*The Sea, sous vide arctic char, mussels, smoked oysters, and dehydrated black ink crumbs on top, sturgeon pearls/lemon foam -- good, but usually like my fish not so soft
*Pork and summer beans -- pretty good
*Moss Garden pistachio chiffon like cake over pear sorbet with nitrogen-chilled chocolate ganache -- spectacular dish, a must order
*Carrot cake, chilled pea sorbet, walnuts -- in the style of molecular playfulness, but not the best dessert tasting flavor combination
Loved this meal. Another poster on a different thread commented that this was the closest you'd get to Noma in SF - while I haven't been to Noma, I've been to, and adored, Alinea, and this was the closest I've had to Alinea in the Bay Area. Creative flavor combinations and techniques, but still soulful and personal - both entertaining *and* nourishing, a tough trick for this style of cooking.
There was a piece on the NYTimes a while ago on male dominance in the avant-garde food scene - some Mars vs. Venus dreck about fascination with technology vs. desire to nurture. I am pleased to say that Chef Crenn neatly pulverizes this stereotype, and in the most delicious way possible. She shreds not only the male vs. female dichotomy, but the tech vs. nurture one as well. I can't wait to go back.
- The original comment has been removed
So no one's tried the cheese course? We were too full, but now I'm curious.
I didn't like the Sea the night we went, but loved enough of everything else to be excited to return.
The tasting menu does continue to climb in price (it was $95 back in May). Happily, the portions for 4 courses were plentiful, unlike the opening reports
I returned to Atelier Crenn this weekend, with every intention of getting the cheese plate, however, my dining companions and I had opted for the full chef's tasting menu, and we were stuffed by that point in the evening.
We were started off with milk bread with sea salt and thyme, before the amuse bouches began appearing. The first was a liquid nitrogen frozen pea soup, and the second was a carrot sorbet with microgreens .
The first course was their Kir Breton, a sphere of apple cider wrapped in white chocolate and topped with a cassis sauce.
Next came Ocean and Land, a American Wagyu steak tartar with horseraddish, smoked sturgeon pearls, and black sesame flatbread.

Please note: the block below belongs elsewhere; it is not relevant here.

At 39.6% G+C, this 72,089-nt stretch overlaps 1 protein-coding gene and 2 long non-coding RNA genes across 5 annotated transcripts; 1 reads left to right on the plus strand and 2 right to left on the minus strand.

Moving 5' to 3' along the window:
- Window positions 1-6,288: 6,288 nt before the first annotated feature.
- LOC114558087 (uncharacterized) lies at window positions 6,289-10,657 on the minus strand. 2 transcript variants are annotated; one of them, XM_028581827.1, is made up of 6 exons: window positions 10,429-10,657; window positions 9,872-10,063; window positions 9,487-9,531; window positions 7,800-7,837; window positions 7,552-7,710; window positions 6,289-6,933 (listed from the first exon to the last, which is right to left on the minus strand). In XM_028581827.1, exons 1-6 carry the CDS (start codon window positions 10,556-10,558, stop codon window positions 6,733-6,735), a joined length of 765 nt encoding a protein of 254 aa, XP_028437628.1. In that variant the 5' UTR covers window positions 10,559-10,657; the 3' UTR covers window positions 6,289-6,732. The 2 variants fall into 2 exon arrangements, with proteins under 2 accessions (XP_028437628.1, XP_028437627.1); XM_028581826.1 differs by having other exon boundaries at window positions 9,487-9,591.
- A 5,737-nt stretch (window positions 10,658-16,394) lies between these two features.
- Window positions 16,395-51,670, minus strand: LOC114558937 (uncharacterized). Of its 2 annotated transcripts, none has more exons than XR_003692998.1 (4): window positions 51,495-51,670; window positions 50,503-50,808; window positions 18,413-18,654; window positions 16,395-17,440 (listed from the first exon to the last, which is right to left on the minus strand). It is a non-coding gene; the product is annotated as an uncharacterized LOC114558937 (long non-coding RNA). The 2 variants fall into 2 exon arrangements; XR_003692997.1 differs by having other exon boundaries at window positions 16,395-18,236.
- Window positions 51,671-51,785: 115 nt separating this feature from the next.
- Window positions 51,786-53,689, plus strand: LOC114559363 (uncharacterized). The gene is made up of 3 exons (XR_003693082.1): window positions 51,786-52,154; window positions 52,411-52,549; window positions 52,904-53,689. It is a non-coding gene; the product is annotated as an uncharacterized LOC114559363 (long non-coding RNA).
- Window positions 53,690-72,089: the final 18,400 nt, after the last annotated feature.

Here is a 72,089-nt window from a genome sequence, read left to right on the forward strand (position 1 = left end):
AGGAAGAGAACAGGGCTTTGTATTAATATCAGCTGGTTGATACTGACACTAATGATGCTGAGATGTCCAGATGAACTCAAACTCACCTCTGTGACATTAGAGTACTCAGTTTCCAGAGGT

Broken Avocado - avocado pieces with grapefruit, tarragon sauce, sourdough breadcrumbs and popcorn. Wonderful dish -- the acidity of the grapefruit complemented the avocado quite well.
Foie Gras Log - Foie Gras mixed with milk, frozen with liquid nitrogen and then shaved. This was presented with vanilla, oats and cherries.
Foie Gras was also presented with Grilled Apricot, and sourdough breadcrumbs which I enjoyed. The Apricot + foie gras combination was just incredible.
Crennologie -- Apple and Celery cubes, a very effective palate cleanser to prepare us for the last two savory dishes -- Artic Char with licorice and an carrot-uni emulsion foam and Pork ala Thailandaise (Roasted Pork Belly).
The Artic Char is prepared sous vide, giving it a very soft and creamy texture. The carrot/uni emulsion gives it a certain amount of sweetness and saltiness, along with the dabs of licorice.
The night is finished off with olive oil ice cream , and a host of petits fours (passionfruit? jelly, strawberry jelly, cherry marshmallow, salted caramel, white chocolate cream, milk chocolate, dark chocolate.
Considering that this menu now includes Wagyu on the menu in place of prawn, it seems justified that the cost should be higher to reflect the cost of the ingredient.
The wine pairings have now switched to a "Summer Wine Pairing" over their previous "Beverage Pairing". The pairs are well done, each one accentuating the flavor profiles of the dishes.
3127 Fillmore St, San Francisco, CA 94123